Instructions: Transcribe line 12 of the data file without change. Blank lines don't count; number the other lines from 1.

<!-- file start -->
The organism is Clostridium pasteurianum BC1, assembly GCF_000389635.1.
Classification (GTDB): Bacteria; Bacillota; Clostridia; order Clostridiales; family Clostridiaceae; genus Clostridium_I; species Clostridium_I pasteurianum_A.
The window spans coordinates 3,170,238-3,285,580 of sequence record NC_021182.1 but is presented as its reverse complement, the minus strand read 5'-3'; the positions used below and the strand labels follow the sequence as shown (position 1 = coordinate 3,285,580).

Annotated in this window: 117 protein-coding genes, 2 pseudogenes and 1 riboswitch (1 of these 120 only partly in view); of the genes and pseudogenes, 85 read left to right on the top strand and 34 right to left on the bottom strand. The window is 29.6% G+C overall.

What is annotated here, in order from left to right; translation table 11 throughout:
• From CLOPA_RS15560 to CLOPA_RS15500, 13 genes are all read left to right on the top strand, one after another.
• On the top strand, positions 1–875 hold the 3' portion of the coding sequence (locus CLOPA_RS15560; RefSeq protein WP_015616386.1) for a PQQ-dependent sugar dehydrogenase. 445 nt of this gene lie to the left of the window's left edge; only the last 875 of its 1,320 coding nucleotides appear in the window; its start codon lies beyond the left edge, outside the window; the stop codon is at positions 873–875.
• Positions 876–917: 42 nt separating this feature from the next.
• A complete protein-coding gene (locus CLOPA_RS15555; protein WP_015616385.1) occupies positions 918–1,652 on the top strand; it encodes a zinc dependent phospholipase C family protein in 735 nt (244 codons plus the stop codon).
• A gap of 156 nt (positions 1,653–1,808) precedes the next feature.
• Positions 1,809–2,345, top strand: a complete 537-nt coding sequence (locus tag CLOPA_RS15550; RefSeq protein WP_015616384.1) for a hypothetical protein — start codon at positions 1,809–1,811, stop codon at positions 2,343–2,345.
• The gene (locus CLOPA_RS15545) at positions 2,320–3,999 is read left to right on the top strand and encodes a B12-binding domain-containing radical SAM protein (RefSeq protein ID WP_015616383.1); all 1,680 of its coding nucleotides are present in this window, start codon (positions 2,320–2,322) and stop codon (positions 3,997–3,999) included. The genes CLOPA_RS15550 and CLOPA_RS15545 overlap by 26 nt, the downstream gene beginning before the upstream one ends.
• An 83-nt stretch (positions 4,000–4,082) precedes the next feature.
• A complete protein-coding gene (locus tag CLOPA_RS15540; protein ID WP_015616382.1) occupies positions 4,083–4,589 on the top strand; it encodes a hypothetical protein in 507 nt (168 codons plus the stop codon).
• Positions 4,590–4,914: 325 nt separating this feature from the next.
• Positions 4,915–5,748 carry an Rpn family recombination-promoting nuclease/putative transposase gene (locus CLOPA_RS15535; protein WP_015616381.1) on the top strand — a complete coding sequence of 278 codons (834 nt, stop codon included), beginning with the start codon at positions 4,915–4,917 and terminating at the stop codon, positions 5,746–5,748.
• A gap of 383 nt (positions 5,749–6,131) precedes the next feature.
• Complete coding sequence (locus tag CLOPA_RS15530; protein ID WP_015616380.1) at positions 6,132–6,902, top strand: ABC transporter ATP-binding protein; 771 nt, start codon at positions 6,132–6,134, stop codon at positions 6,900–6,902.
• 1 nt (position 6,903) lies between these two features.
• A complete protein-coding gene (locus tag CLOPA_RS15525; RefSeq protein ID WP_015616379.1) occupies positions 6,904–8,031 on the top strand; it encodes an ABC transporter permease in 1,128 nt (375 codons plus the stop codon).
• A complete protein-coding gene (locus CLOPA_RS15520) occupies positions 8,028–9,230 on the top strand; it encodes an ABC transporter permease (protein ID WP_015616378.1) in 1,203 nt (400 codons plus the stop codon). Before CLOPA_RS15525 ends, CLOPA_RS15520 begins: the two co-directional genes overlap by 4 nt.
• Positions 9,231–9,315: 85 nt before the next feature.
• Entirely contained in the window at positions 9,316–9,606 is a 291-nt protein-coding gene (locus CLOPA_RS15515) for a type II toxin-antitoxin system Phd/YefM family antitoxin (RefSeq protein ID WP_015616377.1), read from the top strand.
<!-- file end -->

• The gene (locus CLOPA_RS15545) at positions 2,320–3,999 is read left to right on the top strand and encodes a B12-binding domain-containing radical SAM protein (RefSeq protein ID WP_015616383.1); all 1,680 of its coding nucleotides are present in this window, start codon (positions 2,320–2,322) and stop codon (positions 3,997–3,999) included. The genes CLOPA_RS15550 and CLOPA_RS15545 overlap by 26 nt, the downstream gene beginning before the upstream one ends.